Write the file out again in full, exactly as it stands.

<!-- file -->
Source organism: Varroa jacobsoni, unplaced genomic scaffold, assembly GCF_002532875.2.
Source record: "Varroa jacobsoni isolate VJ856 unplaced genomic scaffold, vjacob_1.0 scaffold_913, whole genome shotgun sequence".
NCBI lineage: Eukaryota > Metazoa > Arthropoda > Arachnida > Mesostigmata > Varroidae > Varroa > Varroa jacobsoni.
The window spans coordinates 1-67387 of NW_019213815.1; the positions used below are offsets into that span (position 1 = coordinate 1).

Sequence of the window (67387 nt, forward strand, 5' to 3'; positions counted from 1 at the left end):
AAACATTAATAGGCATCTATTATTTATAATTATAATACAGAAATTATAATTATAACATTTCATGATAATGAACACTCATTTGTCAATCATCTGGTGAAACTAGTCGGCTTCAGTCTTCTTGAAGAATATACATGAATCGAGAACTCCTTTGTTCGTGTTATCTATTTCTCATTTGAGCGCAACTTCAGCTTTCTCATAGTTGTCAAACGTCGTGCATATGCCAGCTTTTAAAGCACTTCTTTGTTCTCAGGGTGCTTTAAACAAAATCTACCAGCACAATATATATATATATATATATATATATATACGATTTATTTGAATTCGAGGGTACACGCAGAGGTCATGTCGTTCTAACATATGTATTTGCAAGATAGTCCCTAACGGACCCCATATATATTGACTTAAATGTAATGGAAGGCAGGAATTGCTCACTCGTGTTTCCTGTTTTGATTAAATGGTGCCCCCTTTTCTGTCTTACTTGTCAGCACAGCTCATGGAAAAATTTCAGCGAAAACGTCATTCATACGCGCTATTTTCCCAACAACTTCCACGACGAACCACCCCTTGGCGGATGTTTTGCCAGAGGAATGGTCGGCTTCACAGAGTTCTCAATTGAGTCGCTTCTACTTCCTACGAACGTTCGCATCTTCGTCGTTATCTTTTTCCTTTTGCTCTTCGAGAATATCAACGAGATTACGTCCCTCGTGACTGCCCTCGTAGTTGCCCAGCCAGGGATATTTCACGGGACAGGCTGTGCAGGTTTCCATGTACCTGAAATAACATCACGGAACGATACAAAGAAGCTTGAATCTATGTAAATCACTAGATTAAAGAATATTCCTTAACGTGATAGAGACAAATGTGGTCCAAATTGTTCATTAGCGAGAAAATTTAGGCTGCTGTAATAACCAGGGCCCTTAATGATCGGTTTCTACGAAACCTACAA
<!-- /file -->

Source organism: Varroa jacobsoni, unplaced genomic scaffold, assembly GCF_002532875.2.
Source record: "Varroa jacobsoni isolate VJ856 unplaced genomic scaffold, vjacob_1.0 scaffold_913, whole genome shotgun sequence".
NCBI lineage: Eukaryota > Metazoa > Arthropoda > Arachnida > Mesostigmata > Varroidae > Varroa > Varroa jacobsoni.
The window spans coordinates 1-67387 of NW_019213815.1; the positions used below are offsets into that span (position 1 = coordinate 1).

Sequence of the window (67387 nt, forward strand, 5' to 3'; positions counted from 1 at the left end):
AAACATTAATAGGCATCTATTATTTATAATTATAATACAGAAATTATAATTATAACATTTCATGATAATGAACACTCATTTGTCAATCATCTGGTGAAACTAGTCGGCTTCAGTCTTCTTGAAGAATATACATGAATCGAGAACTCCTTTGTTCGTGTTATCTATTTCTCATTTGAGCGCAACTTCAGCTTTCTCATAGTTGTCAAACGTCGTGCATATGCCAGCTTTTAAAGCACTTCTTTGTTCTCAGGGTGCTTTAAACAAAATCTACCAGCACAATATATATATATATATATATATATATATACGATTTATTTGAATTCGAGGGTACACGCAGAGGTCATGTCGTTCTAACATATGTATTTGCAAGATAGTCCCTAACGGACCCCATATATATTGACTTAAATGTAATGGAAGGCAGGAATTGCTCACTCGTGTTTCCTGTTTTGATTAAATGGTGCCCCCTTTTCTGTCTTACTTGTCAGCACAGCTCATGGAAAAATTTCAGCGAAAACGTCATTCATACGCGCTATTTTCCCAACAACTTCCACGACGAACCACCCCTTGGCGGATGTTTTGCCAGAGGAATGGTCGGCTTCACAGAGTTCTCAATTGAGTCGCTTCTACTTCCTACGAACGTTCGCATCTTCGTCGTTATCTTTTTCCTTTTGCTCTTCGAGAATATCAACGAGATTACGTCCCTCGTGACTGCCCTCGTAGTTGCCCAGCCAGGGATATTTCACGGGACAGGCTGTGCAGGTTTCCATGTACCTGAAATAACATCACGGAACGATACAAAGAAGCTTGAATCTATGTAAATCACTAGATTAAAGAATATTCCTTAACGTGATAGAGACAAATGTGGTCCAAATTGTTCATTAGCGAGAAAATTTAGGCTGCTGTAATAACCAGGGCCCTTAATGATCGGTTTCTACGAAACCTACAA